"He has headaches," I tell him. "Clusters and migraines."

"Do you know why?"



I sigh, and pull my hair back from my face. I hadn't thought to bring a tie. I'd been in the living room, reading a law journal, when I heard a thump from Jim's room. I found him on the floor, thrashing about-- until he went limp and ceased breathing. I don't even remember calling the doorman and demanding an ambulance....

With a shudder, I drag myself back to the present. "The remains of his mother were discovered two weeks ago. There are indications she was murdered quite some time ago." I sort of glance at Banks, and he nods his confirmation.

"Oh." The doctor frowns. "Could this have occurred while he was a child?"

"Probably. Why?" I demand. He has the look of a man who has a theory.

"Mr. Ellison could be suffering from PTSD."

Post Traumatic Stress Disorder. Used to be called "shell shock", but lately it had been discovered that it wasn't just something that happened to veterans. Disaster survivors could experience PTSD. So could rape victims...and child abuse sufferers. Fuck. Jim could fit into any of the above categories. He was a veteran. He'd survived a helicopter crash that had killed his seven comrades. If he hadn't been raped in prison, he'd surely witnessed the act more than once. And God only knows the hell William Ellison put him through. "You might be onto something," I admit reluctantly.

The doctor nods. "As soon as we get him stabilized, I'll have him assigned to the psych--"


"Your companion needs to be evaluated and helped, Mr. Sandburg."

"But he doesn't need to be placed on a psych floor, and drugged to the gills," I nearly shout. I know the current state of psychiatric medicine. One of my colleagues had gotten depressed after his divorce. When I'd seen him next, the man who could paint vivid imagery with his words to a jury, couldn't even make conversation with a six-year old. Hell, Jim reacted badly to some store-brand aspirin; Prozac would be waaaay too much for him to handle. "Just get him well enough to get out of here, and I'll see that he gets private care." The doctor looks like he wants to protest, but I give him my, "I don't give a shit," glare and he goes away. I slump into the nearest chair.

"How did you find out?" I ask my silent companion.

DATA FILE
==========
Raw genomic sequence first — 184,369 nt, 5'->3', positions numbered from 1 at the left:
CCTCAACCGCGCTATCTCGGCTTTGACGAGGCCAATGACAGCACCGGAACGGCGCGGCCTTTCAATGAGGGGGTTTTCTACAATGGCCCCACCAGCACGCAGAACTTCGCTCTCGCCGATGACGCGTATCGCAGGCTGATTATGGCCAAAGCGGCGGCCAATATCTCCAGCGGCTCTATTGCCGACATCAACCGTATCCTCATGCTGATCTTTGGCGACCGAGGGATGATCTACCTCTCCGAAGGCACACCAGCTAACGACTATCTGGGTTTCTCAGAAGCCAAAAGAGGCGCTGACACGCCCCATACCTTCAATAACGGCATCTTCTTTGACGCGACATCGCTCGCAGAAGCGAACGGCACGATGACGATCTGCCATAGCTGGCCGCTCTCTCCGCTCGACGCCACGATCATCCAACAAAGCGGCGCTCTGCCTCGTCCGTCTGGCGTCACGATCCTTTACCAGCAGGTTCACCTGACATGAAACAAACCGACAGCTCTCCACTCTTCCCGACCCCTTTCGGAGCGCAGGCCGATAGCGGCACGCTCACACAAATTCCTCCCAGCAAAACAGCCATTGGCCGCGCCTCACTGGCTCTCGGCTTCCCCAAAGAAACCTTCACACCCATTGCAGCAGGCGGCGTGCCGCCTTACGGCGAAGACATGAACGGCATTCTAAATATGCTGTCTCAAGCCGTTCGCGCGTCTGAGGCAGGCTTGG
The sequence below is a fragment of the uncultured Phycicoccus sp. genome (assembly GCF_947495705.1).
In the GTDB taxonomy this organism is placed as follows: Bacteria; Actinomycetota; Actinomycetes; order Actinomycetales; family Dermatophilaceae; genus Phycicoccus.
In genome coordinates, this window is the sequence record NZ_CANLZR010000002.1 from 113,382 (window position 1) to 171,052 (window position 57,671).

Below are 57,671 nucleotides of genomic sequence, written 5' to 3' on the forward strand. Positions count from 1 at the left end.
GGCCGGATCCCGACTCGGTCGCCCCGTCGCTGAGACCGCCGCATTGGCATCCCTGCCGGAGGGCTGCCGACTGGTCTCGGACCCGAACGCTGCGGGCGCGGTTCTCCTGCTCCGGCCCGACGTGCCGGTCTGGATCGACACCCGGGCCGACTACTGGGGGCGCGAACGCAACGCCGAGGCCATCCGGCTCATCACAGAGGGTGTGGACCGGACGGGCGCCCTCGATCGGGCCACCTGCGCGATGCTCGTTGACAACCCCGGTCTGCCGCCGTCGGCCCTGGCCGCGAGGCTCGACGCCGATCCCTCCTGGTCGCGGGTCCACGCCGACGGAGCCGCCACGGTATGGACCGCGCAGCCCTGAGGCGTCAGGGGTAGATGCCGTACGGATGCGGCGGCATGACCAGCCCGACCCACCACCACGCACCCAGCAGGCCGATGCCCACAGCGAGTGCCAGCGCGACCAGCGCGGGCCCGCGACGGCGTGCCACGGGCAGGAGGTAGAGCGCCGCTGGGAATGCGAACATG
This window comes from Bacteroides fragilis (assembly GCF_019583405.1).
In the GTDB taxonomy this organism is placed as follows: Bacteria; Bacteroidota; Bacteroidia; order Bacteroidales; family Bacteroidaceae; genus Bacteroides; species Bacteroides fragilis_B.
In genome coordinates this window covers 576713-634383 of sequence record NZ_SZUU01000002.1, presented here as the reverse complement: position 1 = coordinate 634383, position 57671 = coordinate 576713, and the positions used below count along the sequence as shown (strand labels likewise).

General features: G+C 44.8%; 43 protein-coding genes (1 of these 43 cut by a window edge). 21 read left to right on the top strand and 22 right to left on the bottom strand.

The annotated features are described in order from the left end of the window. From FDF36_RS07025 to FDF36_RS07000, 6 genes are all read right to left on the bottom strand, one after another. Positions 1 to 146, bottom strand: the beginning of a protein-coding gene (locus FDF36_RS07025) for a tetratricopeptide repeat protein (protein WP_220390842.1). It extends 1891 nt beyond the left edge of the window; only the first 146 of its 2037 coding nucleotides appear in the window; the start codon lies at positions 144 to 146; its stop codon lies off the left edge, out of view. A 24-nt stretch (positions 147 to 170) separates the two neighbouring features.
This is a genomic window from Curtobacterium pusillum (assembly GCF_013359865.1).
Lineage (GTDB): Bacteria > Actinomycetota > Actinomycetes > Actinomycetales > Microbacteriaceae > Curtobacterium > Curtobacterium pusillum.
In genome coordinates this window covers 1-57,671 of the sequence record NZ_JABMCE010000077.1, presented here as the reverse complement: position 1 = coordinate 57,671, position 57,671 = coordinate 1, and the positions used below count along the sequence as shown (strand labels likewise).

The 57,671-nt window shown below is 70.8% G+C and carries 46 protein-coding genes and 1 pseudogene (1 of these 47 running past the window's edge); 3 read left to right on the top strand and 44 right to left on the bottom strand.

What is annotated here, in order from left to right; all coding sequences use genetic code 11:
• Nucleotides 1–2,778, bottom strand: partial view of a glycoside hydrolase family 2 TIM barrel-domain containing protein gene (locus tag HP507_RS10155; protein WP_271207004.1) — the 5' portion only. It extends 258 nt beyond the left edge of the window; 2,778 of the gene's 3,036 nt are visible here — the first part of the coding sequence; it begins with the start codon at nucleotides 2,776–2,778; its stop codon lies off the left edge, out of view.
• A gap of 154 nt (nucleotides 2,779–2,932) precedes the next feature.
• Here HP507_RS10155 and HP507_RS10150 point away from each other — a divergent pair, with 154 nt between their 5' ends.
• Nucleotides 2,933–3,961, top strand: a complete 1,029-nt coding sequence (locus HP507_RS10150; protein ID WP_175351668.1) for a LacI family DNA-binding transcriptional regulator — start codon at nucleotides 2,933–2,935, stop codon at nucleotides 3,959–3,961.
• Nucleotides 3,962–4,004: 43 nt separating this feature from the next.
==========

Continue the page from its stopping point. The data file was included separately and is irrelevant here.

"I make sure I know what's going on with my people," the captain says. "You think it's that simple? That this crap with his mother has triggered PTSD?"

My eyes, which have drifted closed, now open to peer at the man I consider a friend. "You don't agree?"

"I think it triggered something, but I'm not sure it's something as complex as post-traumatic stress."

Damn. I should have known better than to underestimate this man. I know that he is one of Jim's protectors, but he's a cop, too. Which is his stronger instinct? "You think it's something simple?"

Banks shakes his head. "It's not simple."

To hell with subtlety. "I won't have him hurt."

"That seems to be a moot point at the moment."

"No, this conversation is a moot point. I thought I lost him at one point tonight, Captain. That's not going to happen again."

"The psychiatrists--"

"Will be bought and paid for by me."

"If it's for his own good, man--" Banks argues.

He is a good friend to Jim. But he's wrong. "I wonder how many times in his life Jim has been told that? And how much pain has followed those words? I will not have him tortured for his own good! If he'd rather continue his life fucked up, but functioning, I say, 'More power to you, my brother.' As long as the headaches stop, I'll be satisfied."

"And if he becomes too fucked up?"

"Then, I'll take him somewhere where he can be fucked up to his heart's content." It's way too far into the recesses of the night to be having this conversation, but I want the captain to understand that my commitment is to Jim, not to the truth. "The torment stops here, Simon. Maybe he can take more, but he shouldn't have to. No one should."